What Is Childhood Trauma?
Childhood trauma refers to a dangerous, violent, inappropriate, or scary event that affects a child’s development. Clinicians sometimes refer to these events as adverse childhood experiences (ACEs). Approximately 65% of children experience at least one traumatic event during their childhood, and around almost 40% of children experience two or more. In many cases, the number of ACEs a child has been exposed to places them at higher risk for developing physical and mental health problems later in life.
The following are the most common examples of childhood trauma that often result in mental health issues:
- Physical abuse
- Physical neglect
- Emotional abuse
- Emotional neglect
- Substance abuse in the home
- Sexual abuse
- Household mental illness
- Someone living in the home being incarcerated
- Witnessing parental violence
- Witnessing other violence
- Death of a close family member
- Being removed from the home
How Do Children React to Traumatic Events?
Child traumatic stress is a reaction to a traumatic event (ACE) that impacts a child’s daily life. Every child reacts to stress differently, but some common responses include:
- Behavior changes (becoming withdrawn, irritable, angry, or afraid)
- Acting out in school
- Behaving perfectly in school
- Changes in school performance
- Loss of appetite
- Sleep changes
- Reacting with disgust to other children
- Making inappropriate comments and gestures
- Feelings of helplessness
- Constant worry about others’ safety
- Being overly clingy
- Becoming detached when experiencing stress
- Feelings of guilty
- Being easily startled
- Fear and anxiety
Adolescent counseling programs are designed to help children with symptoms of a mental health disorder like trauma.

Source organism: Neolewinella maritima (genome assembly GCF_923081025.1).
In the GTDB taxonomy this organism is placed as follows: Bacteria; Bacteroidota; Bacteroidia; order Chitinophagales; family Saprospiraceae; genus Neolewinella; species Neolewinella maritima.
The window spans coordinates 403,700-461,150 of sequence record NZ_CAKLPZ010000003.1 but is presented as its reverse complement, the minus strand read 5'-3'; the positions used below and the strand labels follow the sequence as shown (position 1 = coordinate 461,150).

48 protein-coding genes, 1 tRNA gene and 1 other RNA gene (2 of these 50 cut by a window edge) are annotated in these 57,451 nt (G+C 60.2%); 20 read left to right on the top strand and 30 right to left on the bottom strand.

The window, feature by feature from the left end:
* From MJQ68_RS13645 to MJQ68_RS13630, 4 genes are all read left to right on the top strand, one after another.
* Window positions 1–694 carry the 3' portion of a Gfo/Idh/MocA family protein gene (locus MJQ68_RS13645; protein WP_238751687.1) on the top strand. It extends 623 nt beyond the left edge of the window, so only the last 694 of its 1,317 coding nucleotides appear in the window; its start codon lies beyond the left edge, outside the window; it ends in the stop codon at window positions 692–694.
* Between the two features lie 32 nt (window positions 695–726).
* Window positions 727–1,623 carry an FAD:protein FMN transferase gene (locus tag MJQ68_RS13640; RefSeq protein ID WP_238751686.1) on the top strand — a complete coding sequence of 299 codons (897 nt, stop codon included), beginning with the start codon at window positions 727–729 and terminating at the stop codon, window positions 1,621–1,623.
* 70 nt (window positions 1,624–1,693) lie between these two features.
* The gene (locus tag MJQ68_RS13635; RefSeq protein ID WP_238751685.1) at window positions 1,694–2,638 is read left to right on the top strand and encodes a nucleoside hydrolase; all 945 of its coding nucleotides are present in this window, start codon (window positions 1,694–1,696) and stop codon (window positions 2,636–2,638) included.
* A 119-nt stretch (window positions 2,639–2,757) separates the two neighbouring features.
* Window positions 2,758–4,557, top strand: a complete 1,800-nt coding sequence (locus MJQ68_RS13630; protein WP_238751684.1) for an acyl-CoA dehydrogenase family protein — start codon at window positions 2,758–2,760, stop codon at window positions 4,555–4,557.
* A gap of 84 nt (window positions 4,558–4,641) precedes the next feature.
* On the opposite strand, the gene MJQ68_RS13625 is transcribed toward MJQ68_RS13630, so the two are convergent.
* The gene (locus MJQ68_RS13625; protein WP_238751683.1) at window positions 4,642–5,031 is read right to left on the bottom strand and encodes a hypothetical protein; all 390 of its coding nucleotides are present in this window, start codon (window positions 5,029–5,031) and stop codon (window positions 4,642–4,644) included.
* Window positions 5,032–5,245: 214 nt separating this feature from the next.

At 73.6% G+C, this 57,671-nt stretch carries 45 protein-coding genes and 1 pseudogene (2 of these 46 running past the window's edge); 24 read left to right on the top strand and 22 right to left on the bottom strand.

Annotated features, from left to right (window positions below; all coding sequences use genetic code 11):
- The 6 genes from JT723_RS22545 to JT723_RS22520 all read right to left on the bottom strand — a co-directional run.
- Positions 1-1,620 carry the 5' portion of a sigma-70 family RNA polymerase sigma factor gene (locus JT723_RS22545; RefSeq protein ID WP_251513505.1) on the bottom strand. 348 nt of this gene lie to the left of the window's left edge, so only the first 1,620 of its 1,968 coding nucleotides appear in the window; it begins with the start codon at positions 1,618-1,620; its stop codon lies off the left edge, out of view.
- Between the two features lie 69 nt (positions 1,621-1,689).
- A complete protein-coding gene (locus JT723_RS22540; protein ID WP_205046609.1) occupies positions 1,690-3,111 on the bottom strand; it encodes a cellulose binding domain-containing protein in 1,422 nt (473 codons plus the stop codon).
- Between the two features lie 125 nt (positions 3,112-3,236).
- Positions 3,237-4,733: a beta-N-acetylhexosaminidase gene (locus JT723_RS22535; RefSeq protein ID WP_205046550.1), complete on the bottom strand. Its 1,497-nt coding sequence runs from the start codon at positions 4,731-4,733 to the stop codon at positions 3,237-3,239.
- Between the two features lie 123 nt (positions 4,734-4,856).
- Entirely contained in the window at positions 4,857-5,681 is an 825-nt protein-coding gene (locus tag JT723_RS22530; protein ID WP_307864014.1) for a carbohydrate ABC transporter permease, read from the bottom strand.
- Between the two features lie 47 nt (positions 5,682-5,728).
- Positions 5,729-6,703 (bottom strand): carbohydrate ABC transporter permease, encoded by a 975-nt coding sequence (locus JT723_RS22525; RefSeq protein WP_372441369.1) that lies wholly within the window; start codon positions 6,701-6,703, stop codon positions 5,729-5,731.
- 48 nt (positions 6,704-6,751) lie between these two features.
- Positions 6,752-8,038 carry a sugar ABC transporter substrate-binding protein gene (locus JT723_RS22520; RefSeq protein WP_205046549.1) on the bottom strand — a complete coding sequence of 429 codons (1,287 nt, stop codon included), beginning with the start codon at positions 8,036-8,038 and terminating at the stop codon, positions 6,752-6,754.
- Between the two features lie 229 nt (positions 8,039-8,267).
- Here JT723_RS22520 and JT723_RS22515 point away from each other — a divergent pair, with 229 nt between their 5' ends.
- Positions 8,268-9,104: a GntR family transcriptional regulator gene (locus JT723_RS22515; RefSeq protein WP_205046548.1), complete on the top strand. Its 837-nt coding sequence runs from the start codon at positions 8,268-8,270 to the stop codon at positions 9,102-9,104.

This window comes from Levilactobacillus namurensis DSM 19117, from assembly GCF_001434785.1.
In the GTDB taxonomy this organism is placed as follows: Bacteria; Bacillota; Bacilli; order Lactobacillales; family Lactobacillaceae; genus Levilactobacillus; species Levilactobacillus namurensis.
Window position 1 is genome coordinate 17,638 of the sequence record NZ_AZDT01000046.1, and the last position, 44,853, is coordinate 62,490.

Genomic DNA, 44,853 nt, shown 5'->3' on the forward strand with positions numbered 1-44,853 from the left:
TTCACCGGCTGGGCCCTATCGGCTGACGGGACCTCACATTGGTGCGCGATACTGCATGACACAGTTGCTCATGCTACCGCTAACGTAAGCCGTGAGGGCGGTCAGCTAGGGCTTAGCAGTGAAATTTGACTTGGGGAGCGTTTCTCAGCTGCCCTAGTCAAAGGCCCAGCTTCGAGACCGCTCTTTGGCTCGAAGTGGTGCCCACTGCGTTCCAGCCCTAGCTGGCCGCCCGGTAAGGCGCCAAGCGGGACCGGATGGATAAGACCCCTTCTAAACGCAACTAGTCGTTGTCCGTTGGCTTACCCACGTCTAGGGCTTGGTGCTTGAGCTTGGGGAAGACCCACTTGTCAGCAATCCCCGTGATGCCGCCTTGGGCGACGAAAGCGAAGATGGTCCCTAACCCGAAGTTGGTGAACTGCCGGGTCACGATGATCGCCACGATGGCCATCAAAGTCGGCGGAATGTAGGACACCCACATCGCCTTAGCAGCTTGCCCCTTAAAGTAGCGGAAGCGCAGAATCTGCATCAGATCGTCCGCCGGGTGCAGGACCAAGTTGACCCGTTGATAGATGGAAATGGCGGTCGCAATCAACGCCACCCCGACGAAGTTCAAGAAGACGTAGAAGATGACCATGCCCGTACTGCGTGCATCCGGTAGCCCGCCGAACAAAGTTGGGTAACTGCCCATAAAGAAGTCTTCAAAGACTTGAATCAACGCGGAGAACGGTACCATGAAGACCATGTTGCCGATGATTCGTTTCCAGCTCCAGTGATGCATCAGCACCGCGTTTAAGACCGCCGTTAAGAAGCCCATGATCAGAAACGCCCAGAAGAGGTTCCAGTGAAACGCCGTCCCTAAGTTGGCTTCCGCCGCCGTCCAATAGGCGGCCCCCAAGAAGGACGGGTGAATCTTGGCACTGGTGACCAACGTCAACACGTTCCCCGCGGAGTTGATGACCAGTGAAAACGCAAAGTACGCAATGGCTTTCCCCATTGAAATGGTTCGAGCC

How Do Teens React to Trauma?
Experiencing childhood trauma often manifests itself later in a person’s life. Adolescence is complicated for everyone, but children who have experienced trauma can have more severe symptoms, such as:
- Severe depression and loneliness
- Inappropriate sexual activity
- Drug and alcohol abuse
- Extreme risk-taking behavior
- Becoming withdrawn
- Feeling distracted
- Developing an eating disorders
Trauma Treatment at Remedy Therapy
If you are concerned that you or your loved one has experienced unresolved childhood trauma and mental health problems, Remedy Therapy now offers trauma therapy. Our Palm Beach Gardens therapists are available for in-person and telehealth services.
It is important to remember that not everyone who has experienced trauma shows these symptoms. Often the effects of childhood trauma and PTSD manifest themselves during adulthood. Keeping something a secret often makes it worse. Adults who experienced trauma during their childhood or adolescence are more likely to have substance abuse, depression, anger problems, and other mental health problems.
We cannot overstate the importance of talking to a therapist if you have trauma in your past; working through your issues with a therapist can have a tremendous impact on your relationship with your own children. At Remedy Therapy, we do not offer pediatric counseling, but we can recommend a therapist who does.
We specialize in the following types of therapy:
- Adolescent counseling
- Family counseling
- Group counseling
- First responders counseling
There is a common misconception among some parents that protecting children from every obstacle, sadness, and conflict will somehow prevent their child from becoming traumatized. Most stressful events in a child’s life are not traumatizing. Acknowledging your child’s feelings and helping them work through unpleasant experiences will encourage healthy emotional development and problem-solving skills.
A parent who believes that everyday events are traumatizing their child can damage their child’s self-worth, view of the world, and relationships with others. Of course, every child is different; something that upsets one child might not upset another. Different events and emotions will elicit different reactions from parents. There is no perfect way to respond to something your child says. Just do your best.
If you find yourself worrying about whether you’re doing a good job meeting your teenager’s emotional needs, you’re probably doing fine. But if you could use some extra help, contact us by calling 561.414.2607.